Mystery 'Sonic Attack' on U.S. Embassy May Have Been Caused by Crickets: Report

New analysis of a suspected "sonic attack" on the U.S. Embassy in Cuba suggested that a mysterious high-pitched drone, thought to have been intentionally used to bombard American diplomats in 2017, may have been caused by local crickets.

The Havana embassy halved its staff when officials reported headaches, nausea and other symptoms after hearing the mysterious noises in their residences. A recording of the sound was published by the Associated Press soon after, appearing to support the theory that the staff were targeted by some kind of acoustic weapon.

Read more: Mass hysteria or microwave weapons—What's behind the "sonic attacks" on U.S. diplomats in Cuba?

But British and American scientists have now suggested there could be a far less ominous explanation for the mysterious din: a local species of cricket.

In their research, which has not been published in an academic journal or peer-reviewed by other scientists, the investigators posited that the Indies short-tailed cricket, or Anurogryllus celerinictus, could be the culprit, rather than Cuban agents.

Alexander Stubbs of University of California Berkeley, and Fernando Montealegre-Zapata of the University of Lincoln in the U.K., said the recording matched the call of the cricket "in duration, pulse repetition rate, power spectrum, pulse rate stability and oscillations per pulse."

The recording did not perfectly match that of a calling Indies short-tailed cricket, with the recording exhibiting an uneven pulse structure not observed in calling insects. Stubbs and Montealegre-Zapata suggested that it could be due to the different environments in which the recordings were made.

Scientific studies would normally use insect calls recorded outside in the wild, while the embassy staff said they could hear the sounds inside their residences. If the recordings were made inside, the researchers wrote, echoes off the walls, floor and ceiling might explain the discrepancy.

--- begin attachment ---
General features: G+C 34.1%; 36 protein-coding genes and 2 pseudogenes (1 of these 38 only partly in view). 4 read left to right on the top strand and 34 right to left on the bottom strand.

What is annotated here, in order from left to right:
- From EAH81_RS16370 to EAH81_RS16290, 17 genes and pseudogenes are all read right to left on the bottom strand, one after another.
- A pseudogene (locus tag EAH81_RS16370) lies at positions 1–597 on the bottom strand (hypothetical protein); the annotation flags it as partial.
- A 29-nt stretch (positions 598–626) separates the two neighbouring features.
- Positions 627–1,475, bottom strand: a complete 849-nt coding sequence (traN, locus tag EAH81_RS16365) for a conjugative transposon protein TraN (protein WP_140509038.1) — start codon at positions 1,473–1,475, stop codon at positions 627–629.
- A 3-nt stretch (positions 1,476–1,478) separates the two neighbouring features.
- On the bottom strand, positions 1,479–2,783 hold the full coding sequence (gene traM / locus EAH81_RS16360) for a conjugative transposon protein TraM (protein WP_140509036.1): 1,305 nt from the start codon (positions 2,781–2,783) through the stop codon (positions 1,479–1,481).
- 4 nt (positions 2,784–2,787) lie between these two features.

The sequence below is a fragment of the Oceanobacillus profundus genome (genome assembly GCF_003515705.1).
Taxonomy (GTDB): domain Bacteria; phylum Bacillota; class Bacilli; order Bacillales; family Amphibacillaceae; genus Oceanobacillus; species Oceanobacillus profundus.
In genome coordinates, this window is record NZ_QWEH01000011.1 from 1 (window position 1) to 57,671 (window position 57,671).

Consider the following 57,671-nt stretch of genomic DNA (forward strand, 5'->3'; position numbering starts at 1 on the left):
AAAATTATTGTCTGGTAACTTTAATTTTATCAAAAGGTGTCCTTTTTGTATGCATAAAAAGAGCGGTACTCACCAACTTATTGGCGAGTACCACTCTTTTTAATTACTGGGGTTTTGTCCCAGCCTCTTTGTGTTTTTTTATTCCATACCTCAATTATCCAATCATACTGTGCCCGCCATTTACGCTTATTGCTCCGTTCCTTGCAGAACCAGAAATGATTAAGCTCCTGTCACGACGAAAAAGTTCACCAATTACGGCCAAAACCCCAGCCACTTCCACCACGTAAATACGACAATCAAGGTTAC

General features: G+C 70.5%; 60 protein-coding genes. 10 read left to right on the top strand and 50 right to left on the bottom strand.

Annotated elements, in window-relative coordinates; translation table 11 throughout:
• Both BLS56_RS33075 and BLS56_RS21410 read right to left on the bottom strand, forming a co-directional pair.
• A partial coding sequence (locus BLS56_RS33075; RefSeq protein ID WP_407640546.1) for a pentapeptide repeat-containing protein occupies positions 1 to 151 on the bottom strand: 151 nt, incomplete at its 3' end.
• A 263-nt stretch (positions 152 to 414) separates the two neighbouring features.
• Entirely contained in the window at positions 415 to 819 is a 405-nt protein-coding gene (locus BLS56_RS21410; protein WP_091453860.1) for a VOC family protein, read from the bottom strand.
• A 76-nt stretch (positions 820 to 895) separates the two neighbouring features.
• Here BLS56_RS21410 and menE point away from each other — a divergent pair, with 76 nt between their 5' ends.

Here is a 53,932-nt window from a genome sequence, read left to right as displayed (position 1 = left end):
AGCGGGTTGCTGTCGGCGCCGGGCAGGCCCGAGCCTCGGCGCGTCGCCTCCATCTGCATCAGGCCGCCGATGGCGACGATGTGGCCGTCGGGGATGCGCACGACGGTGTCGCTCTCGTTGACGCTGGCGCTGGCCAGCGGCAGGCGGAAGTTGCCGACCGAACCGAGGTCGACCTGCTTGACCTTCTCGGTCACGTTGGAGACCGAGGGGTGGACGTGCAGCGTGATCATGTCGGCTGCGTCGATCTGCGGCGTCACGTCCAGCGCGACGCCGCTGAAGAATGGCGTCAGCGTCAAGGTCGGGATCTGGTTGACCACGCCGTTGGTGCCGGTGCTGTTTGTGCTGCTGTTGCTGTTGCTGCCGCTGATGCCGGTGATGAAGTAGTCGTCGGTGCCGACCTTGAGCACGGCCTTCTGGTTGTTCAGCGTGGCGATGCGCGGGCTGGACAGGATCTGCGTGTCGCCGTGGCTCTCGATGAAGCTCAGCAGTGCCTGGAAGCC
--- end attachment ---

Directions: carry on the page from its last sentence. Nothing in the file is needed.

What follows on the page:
When the duo tested the idea by playing the recording in a room through a single speaker, it produced a result even closer to the original recording.

The scientists did not investigate the causes of the health problems reported by those affected, and suggested more research was needed to consider the "potential psychogenic effects, as well as possible physiological explanations unrelated to sonic attacks."

A team at University of Pennsylvania analyzed the affected diplomats in March 2018, finding they had suffered concussion-like injuries. Other medical workers disputed the findings, suggesting that the doctor overseeing the analysis may have misinterpreted the findings.

The Guardian noted that descriptions of the sounds differed from person to person and that not all those who fell ill reported the unusual sounds. Some described the noise as grinding or like the sound of cicadas, while others said they heard buffeting similar to that caused by an open car window.

For their part, Cuban officials vehemently denied any involvement in the incident, which some experts chalked up to mass hysteria among the diplomatic staff.

Stubbs told Newsweek the sound would have been even more piercing than in the recording released by the AP. As for the symptoms some diplomats experienced, Stubbs said, "As far as I am aware, there is no mechanism for a cricket call causing physical damage to humans. I think that the debate on if mass psychogenic illness could be a potential explanation for some of this is for medical experts.

"My only hope here is that any U.S. or Canadian personnel in Cuba who heard who sounds like the recording released by the AP can feel better knowing there is a harmless explanation for those sounds," Stubbs continued.

"The recording we analyzed has been in the public domain for so long and was widely reported on in the media as a potential 'sonic attack' recording," he added. "I would hate for someone to hear a sound like that and be concerned they were at risk of developing physical symptoms."

Montealegre-Zapata told The Guardian, "The recording is definitively a cricket that belongs to the same group," explaining that the human ear interprets the call as "a continuous sharp trill." He added, "I am not surprised that this call could disturb people who are not familiar with insect sounds."

This article has been updated to include comments from Alexander Stubbs.

US Embassy Havana Cuba
Marines outside the Embassy of the United State of America in Havana on February 21, 2018. ADALBERTO ROQUE/AFP/Getty Images